Posted by: Isidora | August 31, 2013

Isis the Lighthouse Goddess

This scene is from a Roman tomb; so think it may be a scene from the Navigium Isidis

This scene is from a Roman tomb; some think it may be a scene from the Navigium Isidis, though I see no ship…

As one of the ancient seaport of Alexandria’s key Goddesses, Isis was closely associated with the sea. She is called Isis Pelagia, “Isis of the Sea,” specifically. The famous festival of the launching of the ship of Isis, the Navigium Isidis, marked the opening of the shipping season on the Mediterranean Sea.

But there is another epithet of Isis that connects Her with the sea, shipping, sailing, and the wind necessary for it. It is Pharia. As Pharia, Isis is connected with the great lighthouse of Alexandria, one of the Seven Wonders of the Ancient World and a famous symbol of the city of Alexandria. The lighthouse was called the Pharos after the small island on which it stood. Due to the lighthouse’s fame, pharos eventually became a general term for “lighthouse.” (This persists even in modern languages; in Italian and Spanish, lighthouse is faro and in French, it is phare.)

Isis Pharia with Her sail and the lighthouse on the right

Isis Pharia with Her sail and the lighthouse on the right on an Alexandrian coin

Isis Pharia is Isis the Lighthouse Goddess. Alexandrian coins frequently represented the Goddess and the Pharos together. Roman inscriptions attest to the existence of an Isis temple or shrine on the island, very close to the lighthouse itself. Between 1994 and 1998, archeological divers in the bay of Alexandria discovered a huge, red-granite torso of a woman, the base of an Isis statue, pieces of the Pharos itself, as well as the remains of a rock-cut temple that may very well be part of the temple of Isis Pharia.

There are several legends about how the Pharos island got its name. One says that when Menelaus was returning from the Trojan War, his ship was blown off course and landed on the island. Not knowing where he was, he asked the first Egyptian he saw. The man responded, “Per Aoh,” meaning that the island belonged to the pharaoh. (Pharaoh is the Greek corruption of an Egyptian term for king, Per Aoh, which means “Great House.”) Menelaus heard it as “pharos.”

An artist's vision of the Pharos lighthouse of Alexandria

An artist’s vision of the Pharos lighthouse of Alexandria

Another story derives the name from that of Menelaus’ helmsman, Phrontis, who died on the island. In Greek, the word pharos refers to a cloth or sail. In accordance with this punning meaning, images of Isis Pharia show Her with a billowing sail in one hand while Her cloak is blown backwards over Her shoulder and the famous lighthouse stands in the background.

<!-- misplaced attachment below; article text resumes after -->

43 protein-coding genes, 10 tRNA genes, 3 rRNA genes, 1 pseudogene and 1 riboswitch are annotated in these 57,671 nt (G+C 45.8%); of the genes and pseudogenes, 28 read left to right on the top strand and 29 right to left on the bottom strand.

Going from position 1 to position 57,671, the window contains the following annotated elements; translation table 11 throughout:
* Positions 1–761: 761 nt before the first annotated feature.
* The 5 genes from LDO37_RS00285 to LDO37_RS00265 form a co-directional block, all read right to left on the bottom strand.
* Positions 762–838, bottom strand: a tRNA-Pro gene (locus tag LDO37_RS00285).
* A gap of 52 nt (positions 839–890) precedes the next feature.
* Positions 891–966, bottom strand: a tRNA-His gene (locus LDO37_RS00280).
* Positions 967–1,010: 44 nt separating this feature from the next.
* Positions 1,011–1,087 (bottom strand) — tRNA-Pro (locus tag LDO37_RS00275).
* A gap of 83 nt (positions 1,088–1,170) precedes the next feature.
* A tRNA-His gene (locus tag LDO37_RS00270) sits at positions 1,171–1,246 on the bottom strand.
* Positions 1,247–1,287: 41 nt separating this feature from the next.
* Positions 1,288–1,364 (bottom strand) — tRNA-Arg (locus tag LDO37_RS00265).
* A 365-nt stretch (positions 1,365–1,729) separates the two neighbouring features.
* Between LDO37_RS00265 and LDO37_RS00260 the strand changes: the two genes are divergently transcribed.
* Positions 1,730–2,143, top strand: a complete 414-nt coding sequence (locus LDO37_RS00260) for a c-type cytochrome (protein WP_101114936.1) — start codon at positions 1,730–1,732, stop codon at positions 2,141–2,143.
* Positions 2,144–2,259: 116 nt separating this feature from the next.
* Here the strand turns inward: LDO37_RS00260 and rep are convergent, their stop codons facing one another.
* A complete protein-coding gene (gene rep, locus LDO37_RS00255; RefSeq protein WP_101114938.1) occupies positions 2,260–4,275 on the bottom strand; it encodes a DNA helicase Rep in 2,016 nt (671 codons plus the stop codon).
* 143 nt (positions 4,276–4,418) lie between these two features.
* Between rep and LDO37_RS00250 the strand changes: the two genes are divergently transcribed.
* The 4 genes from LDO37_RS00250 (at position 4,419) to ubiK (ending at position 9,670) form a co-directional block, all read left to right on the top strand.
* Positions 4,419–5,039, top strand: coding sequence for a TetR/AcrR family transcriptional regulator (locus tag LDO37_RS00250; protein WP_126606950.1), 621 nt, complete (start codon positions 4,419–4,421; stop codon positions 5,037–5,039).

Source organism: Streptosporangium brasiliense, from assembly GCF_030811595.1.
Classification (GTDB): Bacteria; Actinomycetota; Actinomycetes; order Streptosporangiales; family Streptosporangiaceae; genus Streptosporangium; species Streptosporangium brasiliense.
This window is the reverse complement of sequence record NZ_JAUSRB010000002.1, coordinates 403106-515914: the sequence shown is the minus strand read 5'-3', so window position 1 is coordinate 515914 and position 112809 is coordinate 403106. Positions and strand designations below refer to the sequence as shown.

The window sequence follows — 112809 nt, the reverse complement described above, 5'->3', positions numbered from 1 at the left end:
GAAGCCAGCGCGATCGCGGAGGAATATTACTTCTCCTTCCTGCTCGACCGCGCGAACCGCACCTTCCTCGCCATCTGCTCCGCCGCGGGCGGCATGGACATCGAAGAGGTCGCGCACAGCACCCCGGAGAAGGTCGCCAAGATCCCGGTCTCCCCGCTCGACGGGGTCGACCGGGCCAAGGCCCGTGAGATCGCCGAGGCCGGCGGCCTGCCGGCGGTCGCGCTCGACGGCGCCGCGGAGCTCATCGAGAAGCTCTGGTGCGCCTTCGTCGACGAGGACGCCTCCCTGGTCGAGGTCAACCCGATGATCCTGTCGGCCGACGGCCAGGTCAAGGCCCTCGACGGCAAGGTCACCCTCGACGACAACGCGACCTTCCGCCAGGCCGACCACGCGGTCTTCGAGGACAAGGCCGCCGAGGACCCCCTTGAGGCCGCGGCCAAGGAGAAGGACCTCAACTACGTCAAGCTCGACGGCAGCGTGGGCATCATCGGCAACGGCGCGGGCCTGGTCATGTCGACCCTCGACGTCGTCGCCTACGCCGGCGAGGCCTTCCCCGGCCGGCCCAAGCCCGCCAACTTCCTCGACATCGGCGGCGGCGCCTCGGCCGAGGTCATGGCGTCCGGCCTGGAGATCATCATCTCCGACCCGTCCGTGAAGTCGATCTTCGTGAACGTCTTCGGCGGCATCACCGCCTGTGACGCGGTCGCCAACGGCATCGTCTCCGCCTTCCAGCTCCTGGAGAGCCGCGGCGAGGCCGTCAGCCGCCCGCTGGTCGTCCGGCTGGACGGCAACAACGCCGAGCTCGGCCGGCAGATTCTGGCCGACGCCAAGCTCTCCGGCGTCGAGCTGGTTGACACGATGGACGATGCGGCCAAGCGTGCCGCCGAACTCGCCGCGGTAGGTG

In late legend, Isis was said to have invented the sail while searching for Her son, Horus. The early Christian writer Tertullian, writing against the Pagan religions, says that Pharia’s name “shows her to have been the king’s daughter,” (as opposed to being a true Goddess, of course). Tertullian is surely interpreting Pharia as a feminized version of pharaoh.

Just as the illumination of the Pharos lighthouse turned Alexandria’s dangerous seas and tricky harbors into commerce-friendly ports, the spiritual light of the Lighthouse Goddess served as a guide for humankind. Isis Pharia is the guardian of navigation and safe harbors—of ships and of souls.

Advertisements

Responses

  1. […] Here is a great article on Isis Pharia or Isis of the Lighthouse of Alexandria by Priestess and Author, Isidora Forrest: Isis, the Lighthouse Goddess […]

  2. May Isis guide me safely on my journey!

  3. It’s tempting to tie Her to the figurehead on the bows of ships.

  4. This was an aspect of Isis I was not familiar with. Thank you.

  5. […] Isis the Lighthouse Goddess (isiopolis.com) […]

  6. […] across the Alexandrian harbor. Her name is Ankes Philia and she is the priestess of the Pharos, the Lighthouse of Alexandria. Her duty is to perform something like the Opening of the Ways ritual—but for the opening of the […]


Leave a Reply

Fill in your details below or click an icon to log in:

WordPress.com Logo

You are commenting using your WordPress.com account. Log Out / Change )

Twitter picture

You are commenting using your Twitter account. Log Out / Change )

Facebook photo

You are commenting using your Facebook account. Log Out / Change )

Google+ photo

You are commenting using your Google+ account. Log Out / Change )

Connecting to %s

Categories

%d bloggers like this: